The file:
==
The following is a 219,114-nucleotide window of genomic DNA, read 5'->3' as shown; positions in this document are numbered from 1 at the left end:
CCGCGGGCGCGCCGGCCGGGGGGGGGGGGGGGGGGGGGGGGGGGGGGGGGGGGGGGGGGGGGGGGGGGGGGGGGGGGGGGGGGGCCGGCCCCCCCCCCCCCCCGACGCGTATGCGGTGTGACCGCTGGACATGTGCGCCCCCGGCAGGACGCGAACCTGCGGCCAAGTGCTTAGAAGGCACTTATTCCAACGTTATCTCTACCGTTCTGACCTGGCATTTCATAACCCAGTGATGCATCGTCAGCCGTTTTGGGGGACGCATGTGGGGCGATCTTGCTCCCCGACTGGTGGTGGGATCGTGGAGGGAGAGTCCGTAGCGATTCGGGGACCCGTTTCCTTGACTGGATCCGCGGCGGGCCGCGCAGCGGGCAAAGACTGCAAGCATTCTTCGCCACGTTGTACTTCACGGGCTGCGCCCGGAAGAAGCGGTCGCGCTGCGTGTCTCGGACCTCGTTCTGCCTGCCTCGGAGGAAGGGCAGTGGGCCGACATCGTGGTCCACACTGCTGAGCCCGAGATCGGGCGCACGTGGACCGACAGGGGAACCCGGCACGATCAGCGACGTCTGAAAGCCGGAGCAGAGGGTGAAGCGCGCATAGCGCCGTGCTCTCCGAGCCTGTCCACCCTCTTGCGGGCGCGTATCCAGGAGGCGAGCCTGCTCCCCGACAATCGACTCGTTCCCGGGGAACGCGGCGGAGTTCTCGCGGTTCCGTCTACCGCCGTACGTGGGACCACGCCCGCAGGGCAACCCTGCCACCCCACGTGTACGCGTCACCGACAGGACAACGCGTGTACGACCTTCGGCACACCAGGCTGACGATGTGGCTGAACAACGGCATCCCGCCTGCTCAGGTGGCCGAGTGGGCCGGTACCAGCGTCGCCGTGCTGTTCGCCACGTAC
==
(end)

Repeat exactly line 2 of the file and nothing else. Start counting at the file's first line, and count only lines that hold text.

CCGCGGGCGCGCCGGCCGGGGGGGGGGGGGGGGGGGGGGGGGGGGGGGGGGGGGGGGGGGGGGGGGGGGGGGGGGGGGGGGGGGCCGGCCCCCCCCCCCCCCCGACGCGTATGCGGTGTGACCGCTGGACATGTGCGCCCCCGGCAGGACGCGAACCTGCGGCCAAGTGCTTAGAAGGCACTTATTCCAACGTTATCTCTACCGTTCTGACCTGGCATTTCATAACCCAGTGATGCATCGTCAGCCGTTTTGGGGGACGCATGTGGGGCGATCTTGCTCCCCGACTGGTGGTGGGATCGTGGAGGGAGAGTCCGTAGCGATTCGGGGACCCGTTTCCTTGACTGGATCCGCGGCGGGCCGCGCAGCGGGCAAAGACTGCAAGCATTCTTCGCCACGTTGTACTTCACGGGCTGCGCCCGGAAGAAGCGGTCGCGCTGCGTGTCTCGGACCTCGTTCTGCCTGCCTCGGAGGAAGGGCAGTGGGCCGACATCGTGGTCCACACTGCTGAGCCCGAGATCGGGCGCACGTGGACCGACAGGGGAACCCGGCACGATCAGCGACGTCTGAAAGCCGGAGCAGAGGGTGAAGCGCGCATAGCGCCGTGCTCTCCGAGCCTGTCCACCCTCTTGCGGGCGCGTATCCAGGAGGCGAGCCTGCTCCCCGACAATCGACTCGTTCCCGGGGAACGCGGCGGAGTTCTCGCGGTTCCGTCTACCGCCGTACGTGGGACCACGCCCGCAGGGCAACCCTGCCACCCCACGTGTACGCGTCACCGACAGGACAACGCGTGTACGACCTTCGGCACACCAGGCTGACGATGTGGCTGAACAACGGCATCCCGCCTGCTCAGGTGGCCGAGTGGGCCGGTACCAGCGTCGCCGTGCTGTTCGCCACGTAC